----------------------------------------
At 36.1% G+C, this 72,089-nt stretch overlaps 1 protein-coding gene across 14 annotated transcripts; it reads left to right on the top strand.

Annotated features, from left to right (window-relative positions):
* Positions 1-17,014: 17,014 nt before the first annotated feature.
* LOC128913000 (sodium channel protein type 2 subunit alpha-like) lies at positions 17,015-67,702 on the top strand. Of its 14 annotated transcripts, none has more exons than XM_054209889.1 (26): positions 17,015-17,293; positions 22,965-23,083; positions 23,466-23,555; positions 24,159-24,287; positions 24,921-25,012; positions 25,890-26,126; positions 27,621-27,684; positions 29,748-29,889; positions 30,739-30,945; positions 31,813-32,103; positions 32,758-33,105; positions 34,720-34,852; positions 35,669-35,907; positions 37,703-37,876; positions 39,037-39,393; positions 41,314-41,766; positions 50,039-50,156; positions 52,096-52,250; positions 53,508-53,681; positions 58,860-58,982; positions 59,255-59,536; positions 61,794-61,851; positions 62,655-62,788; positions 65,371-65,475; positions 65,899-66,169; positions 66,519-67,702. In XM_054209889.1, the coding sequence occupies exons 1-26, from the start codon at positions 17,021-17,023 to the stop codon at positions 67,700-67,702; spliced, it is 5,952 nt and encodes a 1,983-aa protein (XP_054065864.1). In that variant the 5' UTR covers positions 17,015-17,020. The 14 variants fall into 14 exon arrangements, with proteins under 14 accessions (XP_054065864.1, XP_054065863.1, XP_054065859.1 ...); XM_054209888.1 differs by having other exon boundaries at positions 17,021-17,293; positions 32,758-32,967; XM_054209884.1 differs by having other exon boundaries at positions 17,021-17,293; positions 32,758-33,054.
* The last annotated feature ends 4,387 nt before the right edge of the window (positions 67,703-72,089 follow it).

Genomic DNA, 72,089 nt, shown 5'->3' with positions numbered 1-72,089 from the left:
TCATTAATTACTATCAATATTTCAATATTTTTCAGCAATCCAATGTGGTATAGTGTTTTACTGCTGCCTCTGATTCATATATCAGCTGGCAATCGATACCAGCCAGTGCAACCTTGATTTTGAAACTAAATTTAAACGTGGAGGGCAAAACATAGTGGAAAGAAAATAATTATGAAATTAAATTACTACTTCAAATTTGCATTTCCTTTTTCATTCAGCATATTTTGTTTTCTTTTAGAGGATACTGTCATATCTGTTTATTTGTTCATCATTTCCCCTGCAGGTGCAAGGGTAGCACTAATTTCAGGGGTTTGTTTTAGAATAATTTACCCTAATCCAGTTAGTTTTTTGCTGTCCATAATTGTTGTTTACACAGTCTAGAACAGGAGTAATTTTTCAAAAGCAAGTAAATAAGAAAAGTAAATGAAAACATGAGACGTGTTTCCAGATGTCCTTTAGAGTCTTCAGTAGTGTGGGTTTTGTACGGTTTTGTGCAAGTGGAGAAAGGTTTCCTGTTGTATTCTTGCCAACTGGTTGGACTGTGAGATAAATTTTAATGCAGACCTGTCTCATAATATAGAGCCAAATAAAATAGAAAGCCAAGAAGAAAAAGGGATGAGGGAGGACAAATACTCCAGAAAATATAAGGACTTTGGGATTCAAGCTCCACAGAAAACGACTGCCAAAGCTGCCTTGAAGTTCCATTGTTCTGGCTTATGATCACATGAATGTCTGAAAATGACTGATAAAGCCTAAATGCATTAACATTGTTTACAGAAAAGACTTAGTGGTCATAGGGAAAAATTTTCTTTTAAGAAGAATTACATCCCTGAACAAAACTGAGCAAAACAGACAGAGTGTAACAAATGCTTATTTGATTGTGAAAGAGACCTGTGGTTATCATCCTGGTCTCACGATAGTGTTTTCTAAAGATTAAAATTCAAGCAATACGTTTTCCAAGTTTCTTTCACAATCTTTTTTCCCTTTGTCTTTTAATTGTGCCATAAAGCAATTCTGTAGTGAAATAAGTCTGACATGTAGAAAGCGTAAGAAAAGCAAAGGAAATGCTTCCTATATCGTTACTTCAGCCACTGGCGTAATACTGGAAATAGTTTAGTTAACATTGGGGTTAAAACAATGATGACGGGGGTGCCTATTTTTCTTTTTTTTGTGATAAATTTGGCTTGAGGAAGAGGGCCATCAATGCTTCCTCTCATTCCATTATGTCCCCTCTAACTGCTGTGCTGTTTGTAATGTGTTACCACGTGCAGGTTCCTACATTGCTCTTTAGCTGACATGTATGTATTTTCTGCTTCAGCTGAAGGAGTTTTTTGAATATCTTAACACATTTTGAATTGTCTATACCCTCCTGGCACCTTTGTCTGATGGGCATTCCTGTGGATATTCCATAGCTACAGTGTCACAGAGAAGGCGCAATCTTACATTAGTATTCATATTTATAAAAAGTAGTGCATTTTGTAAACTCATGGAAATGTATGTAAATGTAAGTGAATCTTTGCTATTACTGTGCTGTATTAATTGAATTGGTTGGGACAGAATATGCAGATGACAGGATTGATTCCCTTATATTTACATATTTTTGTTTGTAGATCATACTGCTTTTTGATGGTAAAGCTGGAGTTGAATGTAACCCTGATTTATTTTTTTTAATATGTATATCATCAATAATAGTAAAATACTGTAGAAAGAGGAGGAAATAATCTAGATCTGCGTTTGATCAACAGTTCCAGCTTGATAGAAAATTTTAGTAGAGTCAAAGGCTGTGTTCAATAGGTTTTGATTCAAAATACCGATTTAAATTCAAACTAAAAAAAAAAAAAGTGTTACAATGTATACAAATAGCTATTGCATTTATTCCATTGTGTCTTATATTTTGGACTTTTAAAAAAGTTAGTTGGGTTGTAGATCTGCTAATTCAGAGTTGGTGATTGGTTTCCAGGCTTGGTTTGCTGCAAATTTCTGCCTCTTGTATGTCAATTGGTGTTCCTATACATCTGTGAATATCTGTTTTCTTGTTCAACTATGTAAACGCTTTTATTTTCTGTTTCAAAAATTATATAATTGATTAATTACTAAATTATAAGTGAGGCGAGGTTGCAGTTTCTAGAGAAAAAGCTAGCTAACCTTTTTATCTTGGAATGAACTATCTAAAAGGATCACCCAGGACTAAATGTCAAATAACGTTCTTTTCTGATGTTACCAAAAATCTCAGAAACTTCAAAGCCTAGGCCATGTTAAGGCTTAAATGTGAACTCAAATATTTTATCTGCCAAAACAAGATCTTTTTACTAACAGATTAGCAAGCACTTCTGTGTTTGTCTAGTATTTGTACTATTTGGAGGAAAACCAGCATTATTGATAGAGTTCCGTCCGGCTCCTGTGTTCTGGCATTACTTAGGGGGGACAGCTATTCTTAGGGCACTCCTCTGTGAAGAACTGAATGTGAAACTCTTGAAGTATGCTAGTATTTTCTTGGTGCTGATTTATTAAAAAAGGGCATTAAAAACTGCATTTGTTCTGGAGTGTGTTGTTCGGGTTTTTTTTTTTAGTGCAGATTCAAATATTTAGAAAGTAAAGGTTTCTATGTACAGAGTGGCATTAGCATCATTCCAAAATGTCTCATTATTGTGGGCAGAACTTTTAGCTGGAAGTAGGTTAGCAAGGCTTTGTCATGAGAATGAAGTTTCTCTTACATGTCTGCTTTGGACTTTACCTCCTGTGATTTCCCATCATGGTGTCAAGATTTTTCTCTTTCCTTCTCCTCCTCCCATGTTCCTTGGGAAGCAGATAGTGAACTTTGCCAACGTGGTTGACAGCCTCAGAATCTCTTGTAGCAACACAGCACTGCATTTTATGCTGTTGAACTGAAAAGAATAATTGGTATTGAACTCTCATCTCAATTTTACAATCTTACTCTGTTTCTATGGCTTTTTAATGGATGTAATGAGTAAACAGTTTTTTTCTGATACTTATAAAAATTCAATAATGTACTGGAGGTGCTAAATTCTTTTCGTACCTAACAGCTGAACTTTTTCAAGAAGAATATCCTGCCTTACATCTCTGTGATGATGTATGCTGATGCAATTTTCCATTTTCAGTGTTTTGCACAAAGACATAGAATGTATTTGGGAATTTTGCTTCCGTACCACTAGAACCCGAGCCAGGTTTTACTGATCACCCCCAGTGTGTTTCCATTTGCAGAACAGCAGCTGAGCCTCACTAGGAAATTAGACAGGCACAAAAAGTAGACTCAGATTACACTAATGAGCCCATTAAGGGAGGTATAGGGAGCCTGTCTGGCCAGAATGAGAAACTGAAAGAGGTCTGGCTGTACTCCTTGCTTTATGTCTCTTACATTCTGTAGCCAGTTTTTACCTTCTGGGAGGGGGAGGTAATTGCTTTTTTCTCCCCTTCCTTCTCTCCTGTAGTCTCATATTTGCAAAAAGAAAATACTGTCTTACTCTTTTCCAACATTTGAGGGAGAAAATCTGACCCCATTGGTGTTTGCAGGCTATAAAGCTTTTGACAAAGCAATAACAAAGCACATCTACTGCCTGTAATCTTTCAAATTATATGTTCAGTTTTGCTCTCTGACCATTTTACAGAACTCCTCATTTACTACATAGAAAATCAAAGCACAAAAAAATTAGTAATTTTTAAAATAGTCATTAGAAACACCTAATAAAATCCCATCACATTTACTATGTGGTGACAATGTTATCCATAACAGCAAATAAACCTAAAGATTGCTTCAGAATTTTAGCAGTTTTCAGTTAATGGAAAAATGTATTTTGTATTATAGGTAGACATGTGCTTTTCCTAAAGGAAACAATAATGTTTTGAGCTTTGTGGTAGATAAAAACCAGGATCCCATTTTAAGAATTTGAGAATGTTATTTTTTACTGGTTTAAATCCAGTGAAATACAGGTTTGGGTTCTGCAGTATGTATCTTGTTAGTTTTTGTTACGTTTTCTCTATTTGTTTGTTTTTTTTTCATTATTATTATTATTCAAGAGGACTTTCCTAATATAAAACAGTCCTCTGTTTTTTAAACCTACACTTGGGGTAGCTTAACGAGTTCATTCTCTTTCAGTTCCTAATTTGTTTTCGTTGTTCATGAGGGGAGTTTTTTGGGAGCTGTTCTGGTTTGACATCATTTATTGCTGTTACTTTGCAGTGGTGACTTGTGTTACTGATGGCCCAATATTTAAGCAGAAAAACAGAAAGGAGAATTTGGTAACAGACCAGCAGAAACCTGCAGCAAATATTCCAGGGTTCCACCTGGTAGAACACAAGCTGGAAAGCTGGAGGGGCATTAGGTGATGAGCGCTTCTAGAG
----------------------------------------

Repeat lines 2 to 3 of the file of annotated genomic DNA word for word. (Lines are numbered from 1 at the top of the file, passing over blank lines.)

Annotated features, from left to right (window-relative positions):
* Positions 1-17,014: 17,014 nt before the first annotated feature.